I’m grateful for Doctor Tom Rusk for seeing in me at the time, something that I couldn’t see in myself, and mentoring me and training me. Dr. Rusk was a very brilliant man and a brilliant psychiatrist. He was also very avant gard. This is the kind of guy Tom Rusk was: He had a patient would not look at him; he would keep his eyes down on the ground and would not look up at Tom. So, Tom got up from his chair, went over and laid down on the ground in front of the patient and said, “Now you’ll look at me.” And the patient looked at Tom! I always loved that story, because that was Tom. He was unconventional. He could go to church and talk to a church group and curse as he talked, and no one would think anything of it. You and I, we couldn’t do it, but Tom could. He was just a fun person and I loved him.

Tom believed in brief therapy. He wrote a book on the topic and he practiced it. He would say, “I’m going to give you somethings to do and you’re going to do them and they’re going to help you. If you don’t do them, don’t come back.” He said, “If you don’t get well or have some change in your life in the six to eight weeks that I see you, I don’t want to see you anymore, because you’re not serious. You can go to somebody for three years and pay them $200,000, let them listen to you with nothing ever changing in your life — but don’t come to me, because you need to change your life in the six to eight weeks that I see you.” He would never survive in today’s clinical world, but he believed in me and my ability to be successful in the field when I needed it most. I’ll always be grateful for that.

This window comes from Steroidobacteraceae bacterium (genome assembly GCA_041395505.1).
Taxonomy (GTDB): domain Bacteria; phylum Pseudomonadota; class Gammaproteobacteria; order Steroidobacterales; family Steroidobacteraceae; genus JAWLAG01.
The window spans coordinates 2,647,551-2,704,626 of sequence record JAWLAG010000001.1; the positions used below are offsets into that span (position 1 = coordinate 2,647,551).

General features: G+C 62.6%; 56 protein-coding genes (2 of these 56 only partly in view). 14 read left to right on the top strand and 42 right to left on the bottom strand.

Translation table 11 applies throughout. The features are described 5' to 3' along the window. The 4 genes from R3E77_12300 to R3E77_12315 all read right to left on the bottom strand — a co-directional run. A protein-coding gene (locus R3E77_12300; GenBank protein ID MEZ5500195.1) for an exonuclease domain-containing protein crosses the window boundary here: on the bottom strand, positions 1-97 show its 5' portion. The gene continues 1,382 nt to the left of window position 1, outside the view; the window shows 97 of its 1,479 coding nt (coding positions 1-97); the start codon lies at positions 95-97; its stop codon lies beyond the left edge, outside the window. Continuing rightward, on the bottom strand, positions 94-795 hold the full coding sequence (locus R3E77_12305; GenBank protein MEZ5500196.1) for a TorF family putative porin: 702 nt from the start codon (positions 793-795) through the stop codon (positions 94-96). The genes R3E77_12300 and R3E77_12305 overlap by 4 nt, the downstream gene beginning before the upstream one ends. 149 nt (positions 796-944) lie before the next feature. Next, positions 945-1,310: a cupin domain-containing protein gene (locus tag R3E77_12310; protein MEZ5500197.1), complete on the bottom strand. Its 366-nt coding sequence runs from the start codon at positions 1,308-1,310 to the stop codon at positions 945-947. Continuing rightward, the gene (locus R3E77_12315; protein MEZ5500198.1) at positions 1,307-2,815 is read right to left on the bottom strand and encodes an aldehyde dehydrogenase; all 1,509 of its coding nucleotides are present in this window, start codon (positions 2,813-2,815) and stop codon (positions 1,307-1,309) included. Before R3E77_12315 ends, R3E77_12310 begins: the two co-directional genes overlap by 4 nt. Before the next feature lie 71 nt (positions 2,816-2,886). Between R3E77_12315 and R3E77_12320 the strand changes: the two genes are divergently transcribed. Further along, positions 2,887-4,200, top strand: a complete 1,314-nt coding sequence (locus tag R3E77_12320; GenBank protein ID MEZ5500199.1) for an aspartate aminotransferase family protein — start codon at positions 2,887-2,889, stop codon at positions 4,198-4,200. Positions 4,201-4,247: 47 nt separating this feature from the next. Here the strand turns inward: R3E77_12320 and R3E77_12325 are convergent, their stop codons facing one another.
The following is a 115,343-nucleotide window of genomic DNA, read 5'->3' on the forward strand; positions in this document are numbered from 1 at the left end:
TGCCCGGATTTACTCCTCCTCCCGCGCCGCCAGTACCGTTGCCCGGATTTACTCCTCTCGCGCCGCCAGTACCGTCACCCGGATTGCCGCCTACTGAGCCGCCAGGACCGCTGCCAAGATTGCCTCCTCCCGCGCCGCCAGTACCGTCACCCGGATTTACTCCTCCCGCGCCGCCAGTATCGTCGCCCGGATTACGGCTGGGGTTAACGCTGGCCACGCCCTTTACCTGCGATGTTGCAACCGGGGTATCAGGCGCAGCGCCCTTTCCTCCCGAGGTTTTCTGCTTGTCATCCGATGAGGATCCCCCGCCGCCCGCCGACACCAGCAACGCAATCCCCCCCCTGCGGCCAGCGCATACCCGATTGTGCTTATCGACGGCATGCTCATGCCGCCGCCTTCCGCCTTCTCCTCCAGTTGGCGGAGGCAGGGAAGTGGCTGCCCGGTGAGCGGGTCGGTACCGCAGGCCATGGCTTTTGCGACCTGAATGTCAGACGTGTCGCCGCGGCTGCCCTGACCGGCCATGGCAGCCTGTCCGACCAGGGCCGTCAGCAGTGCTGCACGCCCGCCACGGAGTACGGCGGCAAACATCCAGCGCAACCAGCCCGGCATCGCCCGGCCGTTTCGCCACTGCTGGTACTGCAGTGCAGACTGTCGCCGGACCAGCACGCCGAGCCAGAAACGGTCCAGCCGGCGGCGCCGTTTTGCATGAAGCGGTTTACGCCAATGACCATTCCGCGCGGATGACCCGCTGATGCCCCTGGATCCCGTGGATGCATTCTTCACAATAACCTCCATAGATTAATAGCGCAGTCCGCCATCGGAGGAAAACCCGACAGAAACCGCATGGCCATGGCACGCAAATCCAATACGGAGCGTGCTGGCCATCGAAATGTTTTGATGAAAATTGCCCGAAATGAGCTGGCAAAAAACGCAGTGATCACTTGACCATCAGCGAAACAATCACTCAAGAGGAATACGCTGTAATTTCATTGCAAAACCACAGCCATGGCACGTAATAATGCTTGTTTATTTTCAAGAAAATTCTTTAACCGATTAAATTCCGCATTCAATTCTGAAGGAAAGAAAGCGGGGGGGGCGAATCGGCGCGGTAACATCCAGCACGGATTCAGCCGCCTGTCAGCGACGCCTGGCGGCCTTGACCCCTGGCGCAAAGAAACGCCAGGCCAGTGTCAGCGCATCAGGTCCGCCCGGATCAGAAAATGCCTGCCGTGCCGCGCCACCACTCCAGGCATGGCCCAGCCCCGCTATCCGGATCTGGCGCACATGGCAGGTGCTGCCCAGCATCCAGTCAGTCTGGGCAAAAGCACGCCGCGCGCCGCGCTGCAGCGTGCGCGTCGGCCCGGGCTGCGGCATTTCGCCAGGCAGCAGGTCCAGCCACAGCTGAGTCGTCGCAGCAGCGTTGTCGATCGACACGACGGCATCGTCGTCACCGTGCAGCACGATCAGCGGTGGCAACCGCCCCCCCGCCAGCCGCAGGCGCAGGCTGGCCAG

What are your “5 things I wish someone told me when I first started” and why.

1) When I first started, I wish someone had told me that I would have restrictions. I didn’t know that in the beginning. I thought we got our non-profit status and we could just do what we wanted to do. I learned quickly that was not so; there were State, County, City restrictions; there were contract restrictions, clinical restrictions. Knowing how stringent and countless these were when I first started operating programs would have been helpful.

2) I also wish that I had known that a good leader is not in front of the pack, but in the back of the pack, because I went through some tough learning experiences coming to that knowledge. I read the analogy of how the leader of the wolf-pack leads from behind the pack and thought how true it was: At the front of the wolf pack are the old and sick members, who walk in front to set the pace, so they do not get left behind. The next group are a few of the strongest members of the pack, who protect those in front if there is an attack. Next, there is the largest group in the middle, who are always protected from any attack, both from the front and the back. Behind them is the last group, who are also among the strongest and best; their job is to protect the back of the pack if there is an attack. Then last of all is one lone wolf, the leader. The leader makes sure no one is left behind and keeps the pack together on the right path. The leader is always ready to go in the direction needed to protect the entire pack.